Buddhism is one of the world’s oldest religions. It was conceived in India by the birth of Siddhartha Guatama. Siddhartha Guatama was born the son of a prince. The story tells that his mother, Maya, had a dream of a white elephant entering her side. This is believed to be the conception of the Buddha. He was born from his mother’s side, who died one week after delivery. This led him to be raised by his aunt. There was said to be special marks on his body which told the two possible directions his life would end up. One direction was following his father’s footsteps in becoming a “world ruler,” or he would become a “world teacher.” He was raised to become his father’s successor. He married at an early age and had one son. At the age of 29, Siddhartha saw what is now known as the four passing sights. He saw an old man, a sick man, a corpse, and a sannyasin (wandering holy man). This led to the Great Going Forth, which was Siddhartha Guatama escaping from his home and denouncing everything he owned. He traveled around searching for answers from his many teachers. During this time he decided to purify himself by living on very little food, water, and sleep. After collapsing from malnutrition, he decided to adopt a path of moderation. One day he sat under a Bodhi tree where he meditated for a length of time. At the end of his meditation, he reached a state of enlightenment. This caused his name to change to Buddha –the enlightened one.
In the Buddhist religion there are many beliefs. One that is expressed is the three marks of reality. These three beliefs are constant change, a lack of permanent identity, and the existence of suffering. These views are believed to help reach inner peace. From the three marks of reality, comes the belief in the Four Noble Truths and the Noble Eightfold Path. The First Noble Truth is to live is to suffer, the second is suffering comes from desire, the next is to end suffering, end desire, and the last is release from suffering is possible and can be attained by following the Noble Eightfold Path. The Noble Eightfold Path is Buddha’s teachings to attain inner peace. Each of the eight steps should be practiced simultaneously to reach liberation. The eight steps are the right understanding, the right intention, the right speech, the right action, the right work, the right effort, the right meditation, and the right contemplation.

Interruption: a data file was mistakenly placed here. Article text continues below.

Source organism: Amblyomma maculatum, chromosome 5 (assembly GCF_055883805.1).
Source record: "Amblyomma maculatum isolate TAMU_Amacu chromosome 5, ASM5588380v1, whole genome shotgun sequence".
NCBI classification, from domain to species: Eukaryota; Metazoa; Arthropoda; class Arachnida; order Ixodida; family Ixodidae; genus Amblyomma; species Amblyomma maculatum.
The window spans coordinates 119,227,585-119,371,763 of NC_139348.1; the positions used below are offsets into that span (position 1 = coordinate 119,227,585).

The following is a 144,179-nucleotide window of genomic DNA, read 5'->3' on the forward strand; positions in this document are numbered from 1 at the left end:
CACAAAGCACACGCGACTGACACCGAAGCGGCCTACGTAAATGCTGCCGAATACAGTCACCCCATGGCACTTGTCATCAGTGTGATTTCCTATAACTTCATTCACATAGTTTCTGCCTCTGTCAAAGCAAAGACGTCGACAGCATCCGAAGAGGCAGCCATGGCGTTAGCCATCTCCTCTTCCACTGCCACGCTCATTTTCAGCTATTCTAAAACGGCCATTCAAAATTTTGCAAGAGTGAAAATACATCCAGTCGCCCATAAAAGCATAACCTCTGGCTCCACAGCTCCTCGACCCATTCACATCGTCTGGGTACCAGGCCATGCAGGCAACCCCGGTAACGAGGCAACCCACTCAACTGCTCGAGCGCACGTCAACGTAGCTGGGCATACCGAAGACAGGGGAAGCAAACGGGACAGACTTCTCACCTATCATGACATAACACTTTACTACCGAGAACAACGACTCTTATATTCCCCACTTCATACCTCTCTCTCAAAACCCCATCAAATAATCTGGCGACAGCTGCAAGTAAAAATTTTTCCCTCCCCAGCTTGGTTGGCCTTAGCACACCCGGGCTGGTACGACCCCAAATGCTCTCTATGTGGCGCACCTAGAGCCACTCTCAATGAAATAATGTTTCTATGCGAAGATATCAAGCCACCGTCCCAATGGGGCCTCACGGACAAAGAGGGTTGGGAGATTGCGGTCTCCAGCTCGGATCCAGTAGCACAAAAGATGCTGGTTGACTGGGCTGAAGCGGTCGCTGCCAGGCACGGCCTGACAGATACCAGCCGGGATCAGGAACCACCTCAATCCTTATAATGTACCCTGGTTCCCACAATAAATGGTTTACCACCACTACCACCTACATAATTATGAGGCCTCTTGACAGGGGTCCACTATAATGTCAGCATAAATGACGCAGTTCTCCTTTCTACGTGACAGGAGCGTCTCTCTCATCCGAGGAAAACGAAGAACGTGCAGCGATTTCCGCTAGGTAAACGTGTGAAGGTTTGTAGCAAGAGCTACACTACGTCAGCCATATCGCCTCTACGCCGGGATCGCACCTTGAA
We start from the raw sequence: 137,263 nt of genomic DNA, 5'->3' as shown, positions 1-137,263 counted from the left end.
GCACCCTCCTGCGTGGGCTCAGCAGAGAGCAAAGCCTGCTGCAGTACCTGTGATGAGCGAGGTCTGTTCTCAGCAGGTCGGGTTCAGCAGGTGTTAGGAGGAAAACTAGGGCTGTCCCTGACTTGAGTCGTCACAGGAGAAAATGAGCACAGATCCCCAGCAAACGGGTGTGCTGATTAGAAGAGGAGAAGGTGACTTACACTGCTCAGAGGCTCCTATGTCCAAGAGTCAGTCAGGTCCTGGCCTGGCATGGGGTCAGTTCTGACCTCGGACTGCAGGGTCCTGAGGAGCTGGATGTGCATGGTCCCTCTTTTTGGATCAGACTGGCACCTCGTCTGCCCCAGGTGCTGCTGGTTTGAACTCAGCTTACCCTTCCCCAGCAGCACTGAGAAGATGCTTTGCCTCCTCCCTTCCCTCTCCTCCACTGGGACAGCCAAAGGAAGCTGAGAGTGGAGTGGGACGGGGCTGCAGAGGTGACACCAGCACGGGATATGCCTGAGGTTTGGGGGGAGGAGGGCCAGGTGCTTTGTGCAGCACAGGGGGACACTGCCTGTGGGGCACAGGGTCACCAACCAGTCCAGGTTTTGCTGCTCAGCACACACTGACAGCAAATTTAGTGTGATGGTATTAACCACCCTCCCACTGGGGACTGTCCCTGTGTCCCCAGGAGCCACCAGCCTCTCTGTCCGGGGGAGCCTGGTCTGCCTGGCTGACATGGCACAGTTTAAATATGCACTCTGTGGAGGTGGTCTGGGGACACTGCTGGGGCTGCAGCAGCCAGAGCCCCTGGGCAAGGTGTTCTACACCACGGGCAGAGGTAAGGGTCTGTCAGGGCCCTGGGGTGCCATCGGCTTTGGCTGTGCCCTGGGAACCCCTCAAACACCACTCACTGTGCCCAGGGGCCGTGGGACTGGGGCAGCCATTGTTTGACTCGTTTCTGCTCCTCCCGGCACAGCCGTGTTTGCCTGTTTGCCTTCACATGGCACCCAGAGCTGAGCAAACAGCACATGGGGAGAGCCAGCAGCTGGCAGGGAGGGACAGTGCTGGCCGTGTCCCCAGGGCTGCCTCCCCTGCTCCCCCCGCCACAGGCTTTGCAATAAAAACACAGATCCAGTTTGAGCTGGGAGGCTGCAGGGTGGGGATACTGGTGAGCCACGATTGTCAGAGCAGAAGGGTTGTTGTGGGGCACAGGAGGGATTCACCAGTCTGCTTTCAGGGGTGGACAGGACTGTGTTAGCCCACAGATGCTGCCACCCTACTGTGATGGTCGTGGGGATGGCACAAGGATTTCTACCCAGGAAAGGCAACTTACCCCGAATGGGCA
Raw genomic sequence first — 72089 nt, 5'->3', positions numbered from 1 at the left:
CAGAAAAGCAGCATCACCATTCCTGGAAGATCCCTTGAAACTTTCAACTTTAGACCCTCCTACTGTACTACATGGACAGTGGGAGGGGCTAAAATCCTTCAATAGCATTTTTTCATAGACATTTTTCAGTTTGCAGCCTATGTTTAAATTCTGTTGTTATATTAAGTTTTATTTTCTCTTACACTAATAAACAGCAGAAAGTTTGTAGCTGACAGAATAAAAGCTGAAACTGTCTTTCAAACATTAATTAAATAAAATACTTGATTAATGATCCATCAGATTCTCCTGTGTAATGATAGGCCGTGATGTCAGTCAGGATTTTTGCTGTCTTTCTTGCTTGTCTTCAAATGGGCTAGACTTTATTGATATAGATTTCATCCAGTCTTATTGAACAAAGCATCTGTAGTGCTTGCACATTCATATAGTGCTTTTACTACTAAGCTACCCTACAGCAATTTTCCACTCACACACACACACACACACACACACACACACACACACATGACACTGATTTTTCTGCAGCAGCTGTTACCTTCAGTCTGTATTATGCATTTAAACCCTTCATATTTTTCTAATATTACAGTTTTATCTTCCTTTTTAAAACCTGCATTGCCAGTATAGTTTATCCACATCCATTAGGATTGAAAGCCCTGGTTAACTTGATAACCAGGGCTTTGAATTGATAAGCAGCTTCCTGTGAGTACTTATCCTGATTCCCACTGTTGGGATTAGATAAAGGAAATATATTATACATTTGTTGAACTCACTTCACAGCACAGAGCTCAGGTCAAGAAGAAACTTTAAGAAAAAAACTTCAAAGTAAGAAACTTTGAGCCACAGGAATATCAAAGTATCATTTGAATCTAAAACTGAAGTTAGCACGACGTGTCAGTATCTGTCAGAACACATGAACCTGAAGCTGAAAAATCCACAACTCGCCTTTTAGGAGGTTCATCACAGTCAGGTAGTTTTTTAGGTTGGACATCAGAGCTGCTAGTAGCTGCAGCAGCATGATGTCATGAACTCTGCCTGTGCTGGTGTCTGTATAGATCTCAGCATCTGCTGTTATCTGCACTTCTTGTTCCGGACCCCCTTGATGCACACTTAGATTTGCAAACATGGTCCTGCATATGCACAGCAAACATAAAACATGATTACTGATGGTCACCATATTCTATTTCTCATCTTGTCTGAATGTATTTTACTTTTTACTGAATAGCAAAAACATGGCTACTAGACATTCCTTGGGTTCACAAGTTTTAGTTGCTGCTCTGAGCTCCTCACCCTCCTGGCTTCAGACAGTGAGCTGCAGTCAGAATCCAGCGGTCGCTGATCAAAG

Similar to many religions, Buddhism branched out into three teachings. The Theravada Buddhists believed in reaching nirvana by detachment and ending desire. Theravada Buddhism is the way of the elders. The Theravadas are a monastic community who believe in the ideal of the arhat, the perfect being, someone who has attained nirvana. The Theravada teachings are based on the Tripitaka, which means three baskets. The first collection of teachings is called the sutra, which contain sermons and dialogues. The second teaching is called vinaya, they consist of proper procedures for the rules of monastic life. The third collection is called abhidhamma which means the works that go beyond the elementary teachings.
The second school of thought is Mahayana Buddhism. Mahayana is referred to as the “Big Vehicle.” The vision of Mahayana is broader than that of the Theravadas. The Mahayana teachings are more general and apply to a greater amount of people. The Mahayana teachings believe in the trikaya (three-body) doctrine. They are the Dharmakaya (cosmic Buddha nature), the Nirmanakaya (historical Buddha), and the Sambhogakaya (celestial Buddha).
Vajrayana Buddhism is the third branch of teachings. Its meaning is translated as the “Diamond Vehicle,” or “vehicle of the lightning bolt.” Vajrayana teachings believe in the acquisition of special powers through certain rituals. Because of its unique beliefs it is known as the third branch, however some view it as a form of Mahayana.